Sunday, September 26, 2010

The Blind Assassin by Margaret Atwood

The Blind Assassin by Margaret Atwood

Who is the Blind Assassin?

I liked this so much that when I got to the end, I started right up again on page one. I needed to figure out the puzzle. Even though during the second go round, the story grew a little creaky and some squashed bunnies and doves were visible. This novel works on many levels. A love story, a puzzle, a history of Canada between the wars, an study of old age, a science fiction novel, and a really funny satire of many different types of public communication – PTA notes, obituaries, political speeches, the social pages. It’s a story about storytelling and it never grew boring for me as I found the sentences and the words themselves endlessly inventive.

It a story about Iris and her sister Laura, two poor little rich girls and their involvement with two rather thinly sketched out men – one a revolutionary, one an industrialist. The puzzle part is that we have to piece the story together from little chunks, a few pages of narrative. Many many characters – for the most part, fully realized. At heart Atwood is a poet, as the engine of the story is sentimental claptrap. But the story is driven by the narrator’s great yearning - for her lover, for her sister. I am going to read it again.

Sunday, September 12, 2010

The Quickening by Michelle Hoover

Two women struggle against the unremitting brutality of running a farm during the Depression

Well. Glad I'm not a farmer. Very glad. My heart sank as I read the first couple paragraphs – it almost sounded like a parody, but I was quickly sucked into the well constructed plot. There is conflict on every page. The narration alternates between Enidina and Mary, reluctant neighbors on the harsh prairie. They each have deep desires that come to naught. Two very different characters – one utterly stoic, the other forced to be stoic. The many varied characters and the conflicts are monumental when set against the flat endless landscape. For me it was hard to read - unrelenting pessimism about human effort. No joy and absolutely no humor. Also, the prose was a bit too muscular for my taste.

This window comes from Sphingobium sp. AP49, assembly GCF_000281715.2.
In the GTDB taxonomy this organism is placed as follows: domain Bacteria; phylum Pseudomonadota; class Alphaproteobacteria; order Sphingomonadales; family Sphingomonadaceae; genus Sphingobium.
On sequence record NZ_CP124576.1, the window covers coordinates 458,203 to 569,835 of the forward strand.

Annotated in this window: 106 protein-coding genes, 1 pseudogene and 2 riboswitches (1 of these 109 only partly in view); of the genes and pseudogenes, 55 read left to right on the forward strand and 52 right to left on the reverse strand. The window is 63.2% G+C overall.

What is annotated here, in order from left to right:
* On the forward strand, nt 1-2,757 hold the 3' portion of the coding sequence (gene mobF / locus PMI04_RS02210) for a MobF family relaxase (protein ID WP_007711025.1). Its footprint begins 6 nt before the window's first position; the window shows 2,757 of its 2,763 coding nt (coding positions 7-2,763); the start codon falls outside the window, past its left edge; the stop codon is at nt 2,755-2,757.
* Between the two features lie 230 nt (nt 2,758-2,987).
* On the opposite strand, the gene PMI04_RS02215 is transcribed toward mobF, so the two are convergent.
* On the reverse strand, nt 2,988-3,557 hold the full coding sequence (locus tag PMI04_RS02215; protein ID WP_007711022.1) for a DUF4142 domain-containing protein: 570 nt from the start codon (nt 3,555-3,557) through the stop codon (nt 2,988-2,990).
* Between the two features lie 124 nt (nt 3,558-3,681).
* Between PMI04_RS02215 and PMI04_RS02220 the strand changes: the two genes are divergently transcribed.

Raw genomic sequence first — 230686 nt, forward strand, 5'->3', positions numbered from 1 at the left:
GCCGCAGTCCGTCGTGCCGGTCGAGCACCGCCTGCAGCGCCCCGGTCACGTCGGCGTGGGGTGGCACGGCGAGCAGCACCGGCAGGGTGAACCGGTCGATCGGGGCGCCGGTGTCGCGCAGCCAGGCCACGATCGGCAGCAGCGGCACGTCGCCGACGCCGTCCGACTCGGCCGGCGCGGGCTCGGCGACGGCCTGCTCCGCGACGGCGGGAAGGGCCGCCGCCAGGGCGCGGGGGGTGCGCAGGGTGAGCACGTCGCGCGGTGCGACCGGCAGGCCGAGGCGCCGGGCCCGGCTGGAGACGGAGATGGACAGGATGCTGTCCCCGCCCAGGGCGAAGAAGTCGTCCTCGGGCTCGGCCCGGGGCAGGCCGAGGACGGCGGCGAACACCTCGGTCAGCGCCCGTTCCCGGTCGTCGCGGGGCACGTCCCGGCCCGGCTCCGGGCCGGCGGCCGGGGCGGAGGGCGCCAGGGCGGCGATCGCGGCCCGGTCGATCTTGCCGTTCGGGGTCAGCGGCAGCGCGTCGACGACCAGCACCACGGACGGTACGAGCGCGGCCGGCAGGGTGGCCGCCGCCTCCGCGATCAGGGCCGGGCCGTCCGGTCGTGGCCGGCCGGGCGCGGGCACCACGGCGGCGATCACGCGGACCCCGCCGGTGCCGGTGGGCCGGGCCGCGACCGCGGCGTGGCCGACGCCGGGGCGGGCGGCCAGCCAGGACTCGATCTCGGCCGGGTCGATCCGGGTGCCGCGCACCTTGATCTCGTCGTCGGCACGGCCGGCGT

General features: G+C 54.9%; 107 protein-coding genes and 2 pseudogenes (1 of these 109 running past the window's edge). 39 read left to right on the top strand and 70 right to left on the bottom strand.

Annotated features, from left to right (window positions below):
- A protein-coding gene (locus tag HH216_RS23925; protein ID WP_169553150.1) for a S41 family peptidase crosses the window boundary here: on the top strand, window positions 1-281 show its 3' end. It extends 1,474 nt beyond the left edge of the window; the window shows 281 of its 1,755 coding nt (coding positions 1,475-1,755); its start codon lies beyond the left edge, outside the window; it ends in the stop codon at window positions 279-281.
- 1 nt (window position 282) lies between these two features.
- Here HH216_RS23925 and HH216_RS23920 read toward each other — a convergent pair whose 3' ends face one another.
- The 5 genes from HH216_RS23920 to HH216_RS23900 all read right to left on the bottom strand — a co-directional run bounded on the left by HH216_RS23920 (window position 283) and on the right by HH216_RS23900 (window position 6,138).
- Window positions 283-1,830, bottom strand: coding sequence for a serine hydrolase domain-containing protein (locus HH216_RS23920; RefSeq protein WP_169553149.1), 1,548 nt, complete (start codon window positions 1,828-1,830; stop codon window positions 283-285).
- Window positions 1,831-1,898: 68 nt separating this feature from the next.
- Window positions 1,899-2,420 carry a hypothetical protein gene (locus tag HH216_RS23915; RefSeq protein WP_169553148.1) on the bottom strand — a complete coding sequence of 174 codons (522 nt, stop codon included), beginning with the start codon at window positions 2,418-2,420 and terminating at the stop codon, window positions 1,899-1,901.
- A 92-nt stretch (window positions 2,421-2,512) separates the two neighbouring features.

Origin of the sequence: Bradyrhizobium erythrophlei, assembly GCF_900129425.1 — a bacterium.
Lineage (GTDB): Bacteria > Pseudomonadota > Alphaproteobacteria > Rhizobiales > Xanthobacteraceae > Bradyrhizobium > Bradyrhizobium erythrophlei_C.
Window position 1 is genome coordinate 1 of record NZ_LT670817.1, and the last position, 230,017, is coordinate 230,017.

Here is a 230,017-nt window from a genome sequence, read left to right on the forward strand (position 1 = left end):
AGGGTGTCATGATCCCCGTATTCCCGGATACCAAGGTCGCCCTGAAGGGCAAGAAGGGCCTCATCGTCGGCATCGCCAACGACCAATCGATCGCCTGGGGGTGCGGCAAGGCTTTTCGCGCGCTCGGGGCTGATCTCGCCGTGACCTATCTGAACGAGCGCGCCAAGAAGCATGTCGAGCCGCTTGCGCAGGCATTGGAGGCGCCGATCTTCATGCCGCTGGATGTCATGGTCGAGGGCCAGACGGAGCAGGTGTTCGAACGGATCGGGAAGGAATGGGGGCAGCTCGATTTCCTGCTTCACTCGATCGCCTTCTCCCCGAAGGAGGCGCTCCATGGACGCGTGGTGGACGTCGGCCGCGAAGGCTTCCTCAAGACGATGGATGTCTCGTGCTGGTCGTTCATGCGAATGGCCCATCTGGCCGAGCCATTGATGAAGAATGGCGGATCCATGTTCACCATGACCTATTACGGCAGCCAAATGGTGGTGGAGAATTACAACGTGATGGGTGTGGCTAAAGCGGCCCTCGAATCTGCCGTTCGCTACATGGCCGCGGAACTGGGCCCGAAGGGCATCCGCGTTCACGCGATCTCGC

Saturday, September 11, 2010

The Sky Below by Stacey D'Erasmo

A man struggles to heal himself from the trauma caused by his parents’ divorce

This novel starts off great- monumental, mythic, a tragic broken family story. Ambitious. It seems to be about a child’s introduction to our cold world of reality. Gabriel, our narrator, is a low energy huckster, another passive narrator. As he ages, his story becomes whimsical, meandering, random. There are lots of good literary tricks here – no ponderous introductions for new characters, only a vivid little smear. Gabriel is something of an artist. He makes art boxes with emotionally significant objects inside. There’s a great scene where we see the passage of time by his description of a box he could build. The problem was, for me, the book deflates in importance as the story goes on. Gabriel covets a house, he ghostwrites, he gets a mysterious cancer. I liked the end in Mexico, things become important again. The end was BIG. One of the elements  of the novel is a story from Ovid, about a family turning into birds. I’m not sure if that resonates as much as it could. The prose is rather plain. Overall, disappointing as I expected after the great beginning that it would be so good.